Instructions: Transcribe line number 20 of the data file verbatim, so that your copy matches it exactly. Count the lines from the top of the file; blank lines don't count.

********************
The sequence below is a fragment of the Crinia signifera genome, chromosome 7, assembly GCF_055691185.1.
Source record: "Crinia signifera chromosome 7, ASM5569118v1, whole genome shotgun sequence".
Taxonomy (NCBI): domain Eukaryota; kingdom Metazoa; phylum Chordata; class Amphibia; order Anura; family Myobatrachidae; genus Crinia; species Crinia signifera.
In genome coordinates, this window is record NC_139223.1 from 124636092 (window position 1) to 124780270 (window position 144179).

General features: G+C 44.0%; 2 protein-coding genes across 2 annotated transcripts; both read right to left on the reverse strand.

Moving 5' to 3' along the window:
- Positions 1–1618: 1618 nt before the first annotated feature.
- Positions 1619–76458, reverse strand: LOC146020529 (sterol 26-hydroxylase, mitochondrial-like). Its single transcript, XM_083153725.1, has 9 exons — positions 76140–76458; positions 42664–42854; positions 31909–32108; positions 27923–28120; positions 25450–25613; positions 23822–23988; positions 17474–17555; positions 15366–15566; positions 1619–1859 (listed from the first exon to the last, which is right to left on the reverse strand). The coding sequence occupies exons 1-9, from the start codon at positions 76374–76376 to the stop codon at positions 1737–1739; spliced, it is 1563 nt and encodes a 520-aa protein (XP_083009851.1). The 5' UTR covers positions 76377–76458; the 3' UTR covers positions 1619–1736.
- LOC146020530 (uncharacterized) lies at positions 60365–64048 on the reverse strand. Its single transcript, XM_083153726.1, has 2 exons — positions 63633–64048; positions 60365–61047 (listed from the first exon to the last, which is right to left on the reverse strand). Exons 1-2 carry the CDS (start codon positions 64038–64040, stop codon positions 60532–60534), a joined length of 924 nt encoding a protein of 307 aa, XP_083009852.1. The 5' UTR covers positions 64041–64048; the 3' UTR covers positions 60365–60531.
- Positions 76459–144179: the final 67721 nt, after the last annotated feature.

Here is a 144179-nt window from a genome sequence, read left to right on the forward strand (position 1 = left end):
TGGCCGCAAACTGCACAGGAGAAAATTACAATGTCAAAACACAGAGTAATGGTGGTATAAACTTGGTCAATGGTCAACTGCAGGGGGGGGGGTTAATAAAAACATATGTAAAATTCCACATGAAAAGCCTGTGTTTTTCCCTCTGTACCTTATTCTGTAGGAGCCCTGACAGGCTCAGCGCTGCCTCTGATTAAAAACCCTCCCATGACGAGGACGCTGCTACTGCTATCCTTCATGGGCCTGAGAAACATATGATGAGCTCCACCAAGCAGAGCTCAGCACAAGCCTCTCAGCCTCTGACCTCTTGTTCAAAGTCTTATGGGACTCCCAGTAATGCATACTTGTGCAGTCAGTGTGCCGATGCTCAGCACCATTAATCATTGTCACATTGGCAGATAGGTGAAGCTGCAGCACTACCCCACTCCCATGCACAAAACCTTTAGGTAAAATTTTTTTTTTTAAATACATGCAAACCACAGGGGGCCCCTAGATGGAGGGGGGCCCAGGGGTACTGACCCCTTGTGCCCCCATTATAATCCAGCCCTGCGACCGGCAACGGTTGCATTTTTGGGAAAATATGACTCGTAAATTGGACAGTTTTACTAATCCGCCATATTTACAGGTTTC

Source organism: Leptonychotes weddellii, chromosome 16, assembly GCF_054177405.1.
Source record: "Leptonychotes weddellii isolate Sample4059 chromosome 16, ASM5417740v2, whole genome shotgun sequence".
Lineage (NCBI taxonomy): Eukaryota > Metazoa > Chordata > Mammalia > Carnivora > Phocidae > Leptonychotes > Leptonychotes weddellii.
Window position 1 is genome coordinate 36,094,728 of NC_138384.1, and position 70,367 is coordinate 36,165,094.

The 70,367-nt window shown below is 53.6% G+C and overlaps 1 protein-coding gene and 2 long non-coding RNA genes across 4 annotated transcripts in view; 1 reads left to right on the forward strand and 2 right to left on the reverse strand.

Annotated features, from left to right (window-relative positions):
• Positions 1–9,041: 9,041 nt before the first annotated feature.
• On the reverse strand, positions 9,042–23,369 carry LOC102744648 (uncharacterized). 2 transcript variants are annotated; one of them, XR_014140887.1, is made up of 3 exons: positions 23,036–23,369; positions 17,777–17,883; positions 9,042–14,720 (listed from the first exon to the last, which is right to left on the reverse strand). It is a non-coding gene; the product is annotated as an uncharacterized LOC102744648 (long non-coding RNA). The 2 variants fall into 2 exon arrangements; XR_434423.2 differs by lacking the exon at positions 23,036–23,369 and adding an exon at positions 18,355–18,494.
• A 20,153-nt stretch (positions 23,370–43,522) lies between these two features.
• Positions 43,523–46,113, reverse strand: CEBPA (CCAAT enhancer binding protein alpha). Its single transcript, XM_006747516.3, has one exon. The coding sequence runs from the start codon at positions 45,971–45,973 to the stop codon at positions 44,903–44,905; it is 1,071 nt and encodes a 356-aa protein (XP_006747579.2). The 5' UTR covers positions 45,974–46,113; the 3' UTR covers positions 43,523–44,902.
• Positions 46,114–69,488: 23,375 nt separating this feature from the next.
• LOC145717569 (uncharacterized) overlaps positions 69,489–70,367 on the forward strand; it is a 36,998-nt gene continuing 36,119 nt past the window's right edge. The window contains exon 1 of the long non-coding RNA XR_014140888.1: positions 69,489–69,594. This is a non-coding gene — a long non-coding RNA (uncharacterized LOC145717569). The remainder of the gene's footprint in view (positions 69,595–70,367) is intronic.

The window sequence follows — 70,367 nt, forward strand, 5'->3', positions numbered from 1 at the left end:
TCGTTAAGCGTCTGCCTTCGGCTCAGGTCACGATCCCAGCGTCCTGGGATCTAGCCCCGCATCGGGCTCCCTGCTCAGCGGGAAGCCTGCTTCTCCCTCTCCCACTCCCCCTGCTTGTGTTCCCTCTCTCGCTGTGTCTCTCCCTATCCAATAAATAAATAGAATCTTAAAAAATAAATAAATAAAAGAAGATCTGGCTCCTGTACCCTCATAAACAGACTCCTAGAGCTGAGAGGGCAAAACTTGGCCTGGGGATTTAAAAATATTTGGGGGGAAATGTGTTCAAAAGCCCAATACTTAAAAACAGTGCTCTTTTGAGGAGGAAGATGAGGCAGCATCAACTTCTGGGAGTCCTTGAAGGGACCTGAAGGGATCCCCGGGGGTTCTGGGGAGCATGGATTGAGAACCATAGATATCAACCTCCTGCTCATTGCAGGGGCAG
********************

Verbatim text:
• On the reverse strand, positions 9,042–23,369 carry LOC102744648 (uncharacterized). 2 transcript variants are annotated; one of them, XR_014140887.1, is made up of 3 exons: positions 23,036–23,369; positions 17,777–17,883; positions 9,042–14,720 (listed from the first exon to the last, which is right to left on the reverse strand). It is a non-coding gene; the product is annotated as an uncharacterized LOC102744648 (long non-coding RNA). The 2 variants fall into 2 exon arrangements; XR_434423.2 differs by lacking the exon at positions 23,036–23,369 and adding an exon at positions 18,355–18,494.